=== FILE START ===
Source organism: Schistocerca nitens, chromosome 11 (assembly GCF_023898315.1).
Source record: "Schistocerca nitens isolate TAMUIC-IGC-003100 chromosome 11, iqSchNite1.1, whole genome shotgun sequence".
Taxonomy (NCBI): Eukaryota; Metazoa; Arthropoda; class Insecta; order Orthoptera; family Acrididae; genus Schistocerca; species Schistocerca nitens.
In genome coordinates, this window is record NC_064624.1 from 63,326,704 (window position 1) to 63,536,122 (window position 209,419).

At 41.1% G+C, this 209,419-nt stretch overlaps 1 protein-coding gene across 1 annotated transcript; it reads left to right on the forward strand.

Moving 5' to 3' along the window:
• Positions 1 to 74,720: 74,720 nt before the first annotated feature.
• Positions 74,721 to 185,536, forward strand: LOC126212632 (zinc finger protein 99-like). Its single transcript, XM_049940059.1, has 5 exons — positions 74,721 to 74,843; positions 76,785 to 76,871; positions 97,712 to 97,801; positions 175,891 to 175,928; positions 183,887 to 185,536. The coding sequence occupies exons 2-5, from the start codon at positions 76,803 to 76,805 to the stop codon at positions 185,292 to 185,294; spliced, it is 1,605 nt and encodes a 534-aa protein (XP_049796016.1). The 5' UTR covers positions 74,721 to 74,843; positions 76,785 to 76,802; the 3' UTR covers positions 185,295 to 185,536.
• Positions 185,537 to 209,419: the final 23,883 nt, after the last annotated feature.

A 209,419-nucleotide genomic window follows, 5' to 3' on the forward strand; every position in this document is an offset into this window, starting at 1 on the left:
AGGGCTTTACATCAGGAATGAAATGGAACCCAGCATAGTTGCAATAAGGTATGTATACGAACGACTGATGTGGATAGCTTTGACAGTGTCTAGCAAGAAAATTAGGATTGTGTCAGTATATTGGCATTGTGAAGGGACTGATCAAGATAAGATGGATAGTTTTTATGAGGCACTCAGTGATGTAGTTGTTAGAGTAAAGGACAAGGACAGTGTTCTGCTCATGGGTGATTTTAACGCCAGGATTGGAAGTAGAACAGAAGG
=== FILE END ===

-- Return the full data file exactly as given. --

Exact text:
Source organism: Schistocerca nitens, chromosome 11 (assembly GCF_023898315.1).
Source record: "Schistocerca nitens isolate TAMUIC-IGC-003100 chromosome 11, iqSchNite1.1, whole genome shotgun sequence".
Taxonomy (NCBI): Eukaryota; Metazoa; Arthropoda; class Insecta; order Orthoptera; family Acrididae; genus Schistocerca; species Schistocerca nitens.
In genome coordinates, this window is record NC_064624.1 from 63,326,704 (window position 1) to 63,536,122 (window position 209,419).

At 41.1% G+C, this 209,419-nt stretch overlaps 1 protein-coding gene across 1 annotated transcript; it reads left to right on the forward strand.

Moving 5' to 3' along the window:
• Positions 1 to 74,720: 74,720 nt before the first annotated feature.
• Positions 74,721 to 185,536, forward strand: LOC126212632 (zinc finger protein 99-like). Its single transcript, XM_049940059.1, has 5 exons — positions 74,721 to 74,843; positions 76,785 to 76,871; positions 97,712 to 97,801; positions 175,891 to 175,928; positions 183,887 to 185,536. The coding sequence occupies exons 2-5, from the start codon at positions 76,803 to 76,805 to the stop codon at positions 185,292 to 185,294; spliced, it is 1,605 nt and encodes a 534-aa protein (XP_049796016.1). The 5' UTR covers positions 74,721 to 74,843; positions 76,785 to 76,802; the 3' UTR covers positions 185,295 to 185,536.
• Positions 185,537 to 209,419: the final 23,883 nt, after the last annotated feature.

A 209,419-nucleotide genomic window follows, 5' to 3' on the forward strand; every position in this document is an offset into this window, starting at 1 on the left:
AGGGCTTTACATCAGGAATGAAATGGAACCCAGCATAGTTGCAATAAGGTATGTATACGAACGACTGATGTGGATAGCTTTGACAGTGTCTAGCAAGAAAATTAGGATTGTGTCAGTATATTGGCATTGTGAAGGGACTGATCAAGATAAGATGGATAGTTTTTATGAGGCACTCAGTGATGTAGTTGTTAGAGTAAAGGACAAGGACAGTGTTCTGCTCATGGGTGATTTTAACGCCAGGATTGGAAGTAGAACAGAAGG